Republics had existed at various points in history, with Rome’s being the most successful. Most of the others fell apart quickly, and Julius Caesar ended Rome’s republic as well. In one sense, our republic was shaped by those previous experiences — the Founders systematically studied the history of other republics to avoid the forces that had made them self-destruct. But the result was unique, marrying the concept of self-government with the concept that government must be strictly limited in its powers. The Founders were right to put “novus ordo seclorum” — “a new order of the ages” — on the Great Seal.
Do you think we are exceptional in the same way today? If not, where have we fallen short?
The American personality is still recognizable around the world, but in most other ways we are becoming just another social democracy, obsessed with security, fearful of risk, and highly regulated.
When did we begin to falter?
Jonah Goldberg will tell you that it began with Woodrow Wilson. His book “Liberal Fascism” persuaded me that Wilson — along with Teddy Roosevelt and the other Progressives of the early 20th century — introduced a fundamentally new and pernicious element into our view of the federal government’s role. The usual suspect, FDR, obviously began the American welfare state. But a good case can be made that the United States was still exceptional in most of the original ways at the time Lyndon Johnson assumed the presidency. I continue to hold the views I expressed in “Losing Ground.” The reforms of the 1960s disastrously changed the course of our civic culture, and in doing so destroyed much that made America exceptional.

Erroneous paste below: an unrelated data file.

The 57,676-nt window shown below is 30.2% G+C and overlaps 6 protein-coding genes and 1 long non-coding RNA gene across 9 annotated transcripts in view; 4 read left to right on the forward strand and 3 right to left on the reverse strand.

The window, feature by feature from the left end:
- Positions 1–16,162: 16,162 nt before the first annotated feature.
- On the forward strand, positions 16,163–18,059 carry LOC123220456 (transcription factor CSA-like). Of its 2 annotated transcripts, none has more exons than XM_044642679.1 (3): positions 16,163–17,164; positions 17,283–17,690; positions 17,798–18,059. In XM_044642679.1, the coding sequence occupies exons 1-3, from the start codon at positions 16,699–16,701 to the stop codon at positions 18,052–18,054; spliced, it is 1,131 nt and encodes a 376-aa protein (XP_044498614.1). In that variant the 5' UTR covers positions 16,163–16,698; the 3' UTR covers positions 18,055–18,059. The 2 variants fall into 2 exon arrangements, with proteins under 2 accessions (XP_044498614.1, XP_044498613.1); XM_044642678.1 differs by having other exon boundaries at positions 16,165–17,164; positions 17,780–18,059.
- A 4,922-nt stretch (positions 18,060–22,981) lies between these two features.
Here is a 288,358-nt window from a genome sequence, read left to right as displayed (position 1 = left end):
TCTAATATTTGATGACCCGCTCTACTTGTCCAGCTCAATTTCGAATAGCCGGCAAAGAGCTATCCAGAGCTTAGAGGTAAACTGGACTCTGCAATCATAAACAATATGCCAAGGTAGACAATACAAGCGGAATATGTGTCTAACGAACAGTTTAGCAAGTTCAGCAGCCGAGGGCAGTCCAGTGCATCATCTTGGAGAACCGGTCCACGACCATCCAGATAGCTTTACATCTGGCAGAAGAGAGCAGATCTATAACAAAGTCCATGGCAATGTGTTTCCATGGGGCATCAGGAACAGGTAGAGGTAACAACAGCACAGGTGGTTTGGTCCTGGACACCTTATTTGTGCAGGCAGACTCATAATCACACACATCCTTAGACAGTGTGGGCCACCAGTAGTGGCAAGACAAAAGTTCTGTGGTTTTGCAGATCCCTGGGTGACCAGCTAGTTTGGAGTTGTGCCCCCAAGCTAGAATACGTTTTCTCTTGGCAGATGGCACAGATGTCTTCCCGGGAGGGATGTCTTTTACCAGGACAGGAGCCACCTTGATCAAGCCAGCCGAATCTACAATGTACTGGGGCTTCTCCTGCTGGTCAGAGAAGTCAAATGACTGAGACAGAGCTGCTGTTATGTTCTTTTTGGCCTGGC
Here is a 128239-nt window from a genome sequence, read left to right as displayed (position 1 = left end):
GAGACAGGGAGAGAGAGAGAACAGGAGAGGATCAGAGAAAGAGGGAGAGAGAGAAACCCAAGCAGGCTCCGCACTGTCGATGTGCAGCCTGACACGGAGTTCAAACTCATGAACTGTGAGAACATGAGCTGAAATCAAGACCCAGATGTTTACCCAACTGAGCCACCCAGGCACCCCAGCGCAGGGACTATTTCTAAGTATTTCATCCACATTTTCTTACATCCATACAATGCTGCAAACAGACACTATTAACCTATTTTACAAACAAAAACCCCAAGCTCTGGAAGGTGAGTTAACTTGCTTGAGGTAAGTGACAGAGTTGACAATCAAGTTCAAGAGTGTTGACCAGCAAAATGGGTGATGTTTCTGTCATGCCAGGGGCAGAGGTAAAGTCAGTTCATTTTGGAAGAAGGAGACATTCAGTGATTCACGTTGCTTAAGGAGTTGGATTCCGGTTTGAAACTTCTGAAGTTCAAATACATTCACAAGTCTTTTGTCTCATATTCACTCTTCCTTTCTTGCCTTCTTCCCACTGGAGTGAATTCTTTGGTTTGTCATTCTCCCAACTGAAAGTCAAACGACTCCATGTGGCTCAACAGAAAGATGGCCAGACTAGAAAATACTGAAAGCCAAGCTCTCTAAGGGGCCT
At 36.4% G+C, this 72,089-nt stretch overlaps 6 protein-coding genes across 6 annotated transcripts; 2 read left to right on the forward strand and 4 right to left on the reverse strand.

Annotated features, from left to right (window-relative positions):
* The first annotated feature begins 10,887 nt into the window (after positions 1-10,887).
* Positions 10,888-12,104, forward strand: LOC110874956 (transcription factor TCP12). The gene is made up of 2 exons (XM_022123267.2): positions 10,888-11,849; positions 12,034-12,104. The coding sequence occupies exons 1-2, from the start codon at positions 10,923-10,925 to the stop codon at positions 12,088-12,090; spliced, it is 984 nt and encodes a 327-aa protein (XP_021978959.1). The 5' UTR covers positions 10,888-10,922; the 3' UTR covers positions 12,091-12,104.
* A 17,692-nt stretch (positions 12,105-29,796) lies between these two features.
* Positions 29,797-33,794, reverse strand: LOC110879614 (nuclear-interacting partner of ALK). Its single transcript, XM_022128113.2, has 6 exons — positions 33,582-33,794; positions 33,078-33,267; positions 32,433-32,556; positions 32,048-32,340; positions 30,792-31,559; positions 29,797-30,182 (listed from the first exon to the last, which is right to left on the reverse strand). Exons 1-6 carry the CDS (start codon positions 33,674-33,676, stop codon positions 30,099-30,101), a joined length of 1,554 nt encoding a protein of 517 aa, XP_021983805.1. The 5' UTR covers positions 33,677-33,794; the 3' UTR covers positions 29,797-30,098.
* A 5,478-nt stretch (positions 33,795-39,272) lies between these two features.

What do you think Alexis De Tocqueville would say if he toured America today?
All you have to do is go back and read his passages about America’s passion for the idea of self-interest rightly understood, or about the energy of American communities in dealing with their own problems, or about the way that rich and poor were in close touch with each other, or about the nature of marriage in America, to realize how depressed he would be if made the same tour today.
In some ways, aren’t we better than we were in our past? Race relations comes to mind.